1 00:00:05,400 --> 00:00:09,000 OK. So let me look at ... 2 00:00:09,300 --> 00:00:11,100 [...] 3 00:00:12,100 --> 00:00:14,700 Let me now look at this question. 4 00:00:24,700 --> 00:00:26,600 The question I mentioned er ... 5 00:00:26,700 --> 00:00:32,850 If you start at some point x zero, y zero on the map ... 6 00:00:32,950 --> 00:00:36,300 ... and you want to go and make a step ... 7 00:00:37,400 --> 00:00:38,700 ... in a certain direction ... 8 00:00:38,800 --> 00:00:44,400 ... and your direction is not in direction of x or y -- some direction, right? 9 00:00:44,500 --> 00:00:49,500 So then this step can be denoted as a vector. 10 00:00:50,100 --> 00:00:52,700 Right? And what kind of vector? 11 00:00:52,800 --> 00:00:56,400 Well the vector in the coordinates x and y ... 12 00:00:57,200 --> 00:01:00,300 ... is going to be ... is going to mean ... 13 00:01:00,600 --> 00:01:03,700 The x-coordinate will be change of x. 14 00:01:03,800 --> 00:01:06,050 The y-coordinate will be change of y. 15 00:01:06,150 --> 00:01:12,100 We can safely call those dx and dy or delta x and delta y. 16 00:01:12,200 --> 00:01:13,850 Those are the same things. 17 00:01:13,950 --> 00:01:19,200 So you apply that vector to the point x zero, y zero. 18 00:01:19,300 --> 00:01:21,700 And you look at what happens there. 19 00:01:21,800 --> 00:01:23,800 So what does it mean? 20 00:01:24,000 --> 00:01:29,600 You look at what happens. You look at the change of the values f of ... 21 00:01:30,100 --> 00:01:37,200 ... x plus dx, y plus dy minus f of ... 22 00:01:38,700 --> 00:01:40,900 ... x zero, y zero ... 23 00:01:41,000 --> 00:01:43,900 [...] x zero and y zero there. 24 00:01:44,000 --> 00:01:48,800 So the difference of values at these two points ... 25 00:01:49,400 --> 00:01:52,500 ... related to the ... 26 00:01:53,500 --> 00:01:54,500 What? 27 00:01:55,400 --> 00:01:57,100 ... to the magnitude of that vector. 28 00:01:57,200 --> 00:02:00,400 To the length of your step as you measure it on a map. 29 00:02:02,750 --> 00:02:06,600 Magnitude of dx, dy. 30 00:02:09,500 --> 00:02:14,300 That's going to be the approximately the rate of change in that direction. 31 00:02:15,500 --> 00:02:16,500 And er ... 32 00:02:18,000 --> 00:02:23,700 The good thing about this quantity is that it can be ... 33 00:02:24,100 --> 00:02:27,800 ... easily expressed using that ... 34 00:02:31,900 --> 00:02:34,000 ... formula for differentials. 35 00:02:34,150 --> 00:02:40,500 So as we replace the difference of values of f with df. 36 00:02:48,350 --> 00:02:49,800 What is it that we see. 37 00:02:49,900 --> 00:02:53,000 You see that df is equal to ... 38 00:02:53,200 --> 00:02:58,800 ... f_x dx plus f_y dy ... 39 00:02:59,900 --> 00:03:04,200 ... all that is related to the magnitude of dx, dy. 40 00:03:09,800 --> 00:03:17,500 And then [...] momentarily recognize algebraically the numerator as ... 41 00:03:20,000 --> 00:03:22,000 ... dot product, yes! 42 00:03:22,900 --> 00:03:24,900 Isn't it a dot product? 43 00:03:26,150 --> 00:03:28,300 So how do you put these together? 44 00:03:28,400 --> 00:03:30,200 How do you like them to be together? 45 00:03:30,300 --> 00:03:32,200 Making two vectors. 46 00:03:34,850 --> 00:03:37,000 And dot product within them. 47 00:03:38,500 --> 00:03:41,300 Student: [...]. 48 00:03:41,400 --> 00:03:43,900 You put partials together of course. 49 00:03:44,050 --> 00:03:46,400 And you put dx, dy together. 50 00:03:48,050 --> 00:03:52,000 And then dividing by the magnitude of dx, dy ... 51 00:03:52,800 --> 00:03:54,800 ... makes perfect sense. 52 00:03:57,800 --> 00:04:04,300 Because then the dot product with that vector divided by the magnitude of that vector ... 53 00:04:04,400 --> 00:04:05,400 ... is ... 54 00:04:06,650 --> 00:04:07,650 ... component ... 55 00:04:09,500 --> 00:04:16,350 ... of the vector f_x, f_y of the vector made by partial derivatives ... 56 00:04:16,450 --> 00:04:19,800 ... in direction of dx, dy. 57 00:04:21,200 --> 00:04:23,500 Is that any special direction? 58 00:04:23,600 --> 00:04:28,000 Well that's exactly the direction that we follow, right? 59 00:04:28,100 --> 00:04:33,750 So if you want to go from that point in that direction ... 60 00:04:33,850 --> 00:04:36,000 ... then this component ... 61 00:04:36,800 --> 00:04:39,900 ... tells you the rate of change in that direction. 62 00:04:42,950 --> 00:04:43,950 And ... 63 00:04:45,150 --> 00:04:48,600 That not only gives you a computable value. 64 00:04:50,900 --> 00:04:54,200 It tells you, hints you ... 65 00:04:55,100 --> 00:04:59,100 ... that this vector has some importance. 66 00:05:00,300 --> 00:05:04,000 If you take ... well you never did this, you never put ... 67 00:05:04,100 --> 00:05:08,300 ... partial derivatives of a function together as a vector. 68 00:05:09,000 --> 00:05:10,600 And now we do. 69 00:05:11,100 --> 00:05:14,600 So for given function f of x, y ... 70 00:05:14,900 --> 00:05:18,500 ... if you take partial derivatives ... 71 00:05:18,600 --> 00:05:21,850 ... and you put them together and make a vector ... 72 00:05:21,950 --> 00:05:23,800 ... and the function of ... 73 00:05:23,900 --> 00:05:25,400 The function is of two variables. 74 00:05:25,500 --> 00:05:27,200 You have two partial derivatives. 75 00:05:27,300 --> 00:05:29,800 It is going to be a two dimensional vector. 76 00:05:29,900 --> 00:05:32,900 Then that's called the gradient vector. 77 00:05:39,500 --> 00:05:45,200 And that is actually considered as the derivative ... 78 00:05:51,450 --> 00:05:52,900 ... of f. 79 00:06:01,400 --> 00:06:03,100 Why do you think it's ... 80 00:06:03,200 --> 00:06:06,650 ... it should be considered as derivative? What should be a hint? 81 00:06:09,000 --> 00:06:11,700 Why is that the derivative? 82 00:06:18,050 --> 00:06:20,100 [...] as a question. 83 00:06:20,800 --> 00:06:21,800 I'll tell you tomorrow. |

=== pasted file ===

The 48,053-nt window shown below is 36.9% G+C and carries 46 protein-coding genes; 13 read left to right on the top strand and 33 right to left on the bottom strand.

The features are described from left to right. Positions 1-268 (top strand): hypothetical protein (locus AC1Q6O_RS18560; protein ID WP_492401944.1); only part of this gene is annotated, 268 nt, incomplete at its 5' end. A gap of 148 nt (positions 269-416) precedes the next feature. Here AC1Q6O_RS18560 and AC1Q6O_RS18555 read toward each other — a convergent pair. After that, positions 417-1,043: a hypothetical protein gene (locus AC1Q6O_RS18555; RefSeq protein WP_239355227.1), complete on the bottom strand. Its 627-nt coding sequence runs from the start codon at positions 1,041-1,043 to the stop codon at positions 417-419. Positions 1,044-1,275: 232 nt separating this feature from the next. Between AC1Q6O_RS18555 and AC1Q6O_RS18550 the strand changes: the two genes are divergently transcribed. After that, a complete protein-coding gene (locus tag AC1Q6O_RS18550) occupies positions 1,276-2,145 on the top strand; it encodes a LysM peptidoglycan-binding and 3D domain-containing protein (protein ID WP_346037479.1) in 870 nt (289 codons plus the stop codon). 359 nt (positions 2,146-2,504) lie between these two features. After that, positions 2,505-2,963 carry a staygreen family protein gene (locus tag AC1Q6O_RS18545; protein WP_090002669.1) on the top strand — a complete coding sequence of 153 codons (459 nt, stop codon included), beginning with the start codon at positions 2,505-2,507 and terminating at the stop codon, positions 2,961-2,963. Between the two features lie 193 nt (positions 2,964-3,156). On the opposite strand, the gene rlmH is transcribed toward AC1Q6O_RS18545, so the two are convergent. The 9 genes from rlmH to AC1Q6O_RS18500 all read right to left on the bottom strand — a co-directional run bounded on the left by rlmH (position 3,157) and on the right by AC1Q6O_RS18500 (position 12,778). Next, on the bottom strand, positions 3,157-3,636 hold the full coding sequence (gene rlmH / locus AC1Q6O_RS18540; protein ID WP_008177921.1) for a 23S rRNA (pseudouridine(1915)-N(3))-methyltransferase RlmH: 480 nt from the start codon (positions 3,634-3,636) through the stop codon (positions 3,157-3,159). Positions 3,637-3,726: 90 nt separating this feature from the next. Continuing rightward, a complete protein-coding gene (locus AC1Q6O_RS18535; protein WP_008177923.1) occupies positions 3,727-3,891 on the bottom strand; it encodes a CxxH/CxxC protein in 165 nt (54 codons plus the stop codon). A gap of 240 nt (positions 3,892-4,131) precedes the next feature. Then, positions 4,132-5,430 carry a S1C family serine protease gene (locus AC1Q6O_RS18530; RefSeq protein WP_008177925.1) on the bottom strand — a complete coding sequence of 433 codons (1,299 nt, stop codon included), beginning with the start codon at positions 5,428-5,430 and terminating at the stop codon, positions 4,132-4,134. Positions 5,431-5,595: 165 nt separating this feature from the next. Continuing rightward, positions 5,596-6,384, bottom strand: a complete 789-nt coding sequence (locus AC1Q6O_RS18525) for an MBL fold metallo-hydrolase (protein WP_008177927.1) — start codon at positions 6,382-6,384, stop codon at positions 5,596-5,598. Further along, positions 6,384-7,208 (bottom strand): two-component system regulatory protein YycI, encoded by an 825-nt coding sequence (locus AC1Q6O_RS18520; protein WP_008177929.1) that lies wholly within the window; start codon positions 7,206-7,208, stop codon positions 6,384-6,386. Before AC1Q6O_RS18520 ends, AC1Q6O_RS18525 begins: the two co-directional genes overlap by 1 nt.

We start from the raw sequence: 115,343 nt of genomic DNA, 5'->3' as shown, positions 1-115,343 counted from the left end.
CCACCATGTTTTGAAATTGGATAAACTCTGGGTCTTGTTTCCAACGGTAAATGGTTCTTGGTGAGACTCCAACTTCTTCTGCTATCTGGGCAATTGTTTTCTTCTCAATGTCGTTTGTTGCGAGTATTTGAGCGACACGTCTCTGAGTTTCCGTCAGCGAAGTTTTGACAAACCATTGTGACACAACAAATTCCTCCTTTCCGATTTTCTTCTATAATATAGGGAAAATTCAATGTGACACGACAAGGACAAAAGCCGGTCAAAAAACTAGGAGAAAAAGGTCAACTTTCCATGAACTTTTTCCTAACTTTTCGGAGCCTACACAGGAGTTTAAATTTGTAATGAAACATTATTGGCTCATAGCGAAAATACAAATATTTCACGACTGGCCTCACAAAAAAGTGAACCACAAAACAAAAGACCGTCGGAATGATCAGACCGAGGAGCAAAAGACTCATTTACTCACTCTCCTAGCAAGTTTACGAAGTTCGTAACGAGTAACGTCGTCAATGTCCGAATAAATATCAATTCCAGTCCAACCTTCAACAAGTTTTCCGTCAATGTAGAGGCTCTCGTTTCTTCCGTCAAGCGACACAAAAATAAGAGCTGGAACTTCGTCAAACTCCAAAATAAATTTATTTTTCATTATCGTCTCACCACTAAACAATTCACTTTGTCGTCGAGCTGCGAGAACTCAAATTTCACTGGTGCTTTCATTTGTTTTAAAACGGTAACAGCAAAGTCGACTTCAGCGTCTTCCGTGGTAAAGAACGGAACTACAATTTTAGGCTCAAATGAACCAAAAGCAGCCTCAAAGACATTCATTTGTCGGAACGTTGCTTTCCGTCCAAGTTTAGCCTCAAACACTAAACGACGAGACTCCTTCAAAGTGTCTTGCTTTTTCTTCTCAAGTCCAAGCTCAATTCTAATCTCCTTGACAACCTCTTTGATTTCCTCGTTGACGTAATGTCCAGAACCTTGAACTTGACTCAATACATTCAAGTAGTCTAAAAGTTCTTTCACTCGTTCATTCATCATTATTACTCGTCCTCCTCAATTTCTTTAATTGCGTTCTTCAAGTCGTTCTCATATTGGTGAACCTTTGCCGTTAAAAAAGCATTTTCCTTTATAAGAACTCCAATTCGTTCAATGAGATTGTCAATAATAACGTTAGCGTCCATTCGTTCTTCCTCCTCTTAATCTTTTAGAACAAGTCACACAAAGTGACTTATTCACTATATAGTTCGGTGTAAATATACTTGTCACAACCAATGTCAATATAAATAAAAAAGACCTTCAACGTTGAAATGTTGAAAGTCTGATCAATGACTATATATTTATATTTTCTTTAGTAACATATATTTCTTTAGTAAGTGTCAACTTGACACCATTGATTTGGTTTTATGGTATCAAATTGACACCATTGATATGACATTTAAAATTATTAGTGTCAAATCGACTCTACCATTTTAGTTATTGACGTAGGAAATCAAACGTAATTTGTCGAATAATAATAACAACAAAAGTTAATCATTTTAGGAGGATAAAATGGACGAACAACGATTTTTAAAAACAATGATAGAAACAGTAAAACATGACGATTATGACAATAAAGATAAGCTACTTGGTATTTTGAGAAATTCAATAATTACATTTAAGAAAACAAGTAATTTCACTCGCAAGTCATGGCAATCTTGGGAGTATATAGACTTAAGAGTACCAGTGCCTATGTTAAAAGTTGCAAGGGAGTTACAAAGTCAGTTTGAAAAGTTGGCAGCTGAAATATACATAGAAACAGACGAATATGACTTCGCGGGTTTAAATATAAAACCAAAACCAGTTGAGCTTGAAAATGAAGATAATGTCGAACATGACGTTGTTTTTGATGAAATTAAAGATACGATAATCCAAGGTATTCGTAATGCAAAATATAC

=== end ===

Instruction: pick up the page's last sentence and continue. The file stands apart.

Video Lectures > Calculus III (2011 Summer) > Lecture 2011.07.13 Functions of Two Variables. Differentials > Part 10 Rate of Change of a Function in a Given Direction >